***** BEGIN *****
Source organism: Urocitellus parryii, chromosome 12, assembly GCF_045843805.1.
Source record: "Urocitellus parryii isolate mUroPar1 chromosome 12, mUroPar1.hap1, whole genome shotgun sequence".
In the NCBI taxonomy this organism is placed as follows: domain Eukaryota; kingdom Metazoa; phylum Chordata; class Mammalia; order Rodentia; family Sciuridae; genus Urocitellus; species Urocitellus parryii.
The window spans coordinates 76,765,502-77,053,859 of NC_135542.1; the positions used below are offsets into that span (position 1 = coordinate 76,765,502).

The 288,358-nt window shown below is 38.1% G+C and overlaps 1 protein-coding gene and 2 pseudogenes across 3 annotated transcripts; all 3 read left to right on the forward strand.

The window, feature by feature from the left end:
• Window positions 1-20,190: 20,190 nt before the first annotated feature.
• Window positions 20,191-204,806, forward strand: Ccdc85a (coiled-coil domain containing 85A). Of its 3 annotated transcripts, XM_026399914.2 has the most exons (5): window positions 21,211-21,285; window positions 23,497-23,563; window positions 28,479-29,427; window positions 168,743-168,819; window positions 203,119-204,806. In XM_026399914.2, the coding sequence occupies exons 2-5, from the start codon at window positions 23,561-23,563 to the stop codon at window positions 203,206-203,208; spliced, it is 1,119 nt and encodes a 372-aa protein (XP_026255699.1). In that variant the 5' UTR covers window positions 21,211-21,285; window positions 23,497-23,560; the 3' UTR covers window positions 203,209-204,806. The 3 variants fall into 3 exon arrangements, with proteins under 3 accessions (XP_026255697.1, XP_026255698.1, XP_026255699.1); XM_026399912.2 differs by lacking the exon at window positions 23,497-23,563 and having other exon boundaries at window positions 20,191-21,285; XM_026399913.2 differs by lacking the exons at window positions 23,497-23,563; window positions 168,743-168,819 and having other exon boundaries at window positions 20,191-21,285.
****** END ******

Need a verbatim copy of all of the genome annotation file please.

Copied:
Source organism: Urocitellus parryii, chromosome 12, assembly GCF_045843805.1.
Source record: "Urocitellus parryii isolate mUroPar1 chromosome 12, mUroPar1.hap1, whole genome shotgun sequence".
In the NCBI taxonomy this organism is placed as follows: domain Eukaryota; kingdom Metazoa; phylum Chordata; class Mammalia; order Rodentia; family Sciuridae; genus Urocitellus; species Urocitellus parryii.
The window spans coordinates 76,765,502-77,053,859 of NC_135542.1; the positions used below are offsets into that span (position 1 = coordinate 76,765,502).

The 288,358-nt window shown below is 38.1% G+C and overlaps 1 protein-coding gene and 2 pseudogenes across 3 annotated transcripts; all 3 read left to right on the forward strand.

The window, feature by feature from the left end:
• Window positions 1-20,190: 20,190 nt before the first annotated feature.
• Window positions 20,191-204,806, forward strand: Ccdc85a (coiled-coil domain containing 85A). Of its 3 annotated transcripts, XM_026399914.2 has the most exons (5): window positions 21,211-21,285; window positions 23,497-23,563; window positions 28,479-29,427; window positions 168,743-168,819; window positions 203,119-204,806. In XM_026399914.2, the coding sequence occupies exons 2-5, from the start codon at window positions 23,561-23,563 to the stop codon at window positions 203,206-203,208; spliced, it is 1,119 nt and encodes a 372-aa protein (XP_026255699.1). In that variant the 5' UTR covers window positions 21,211-21,285; window positions 23,497-23,560; the 3' UTR covers window positions 203,209-204,806. The 3 variants fall into 3 exon arrangements, with proteins under 3 accessions (XP_026255697.1, XP_026255698.1, XP_026255699.1); XM_026399912.2 differs by lacking the exon at window positions 23,497-23,563 and having other exon boundaries at window positions 20,191-21,285; XM_026399913.2 differs by lacking the exons at window positions 23,497-23,563; window positions 168,743-168,819 and having other exon boundaries at window positions 20,191-21,285.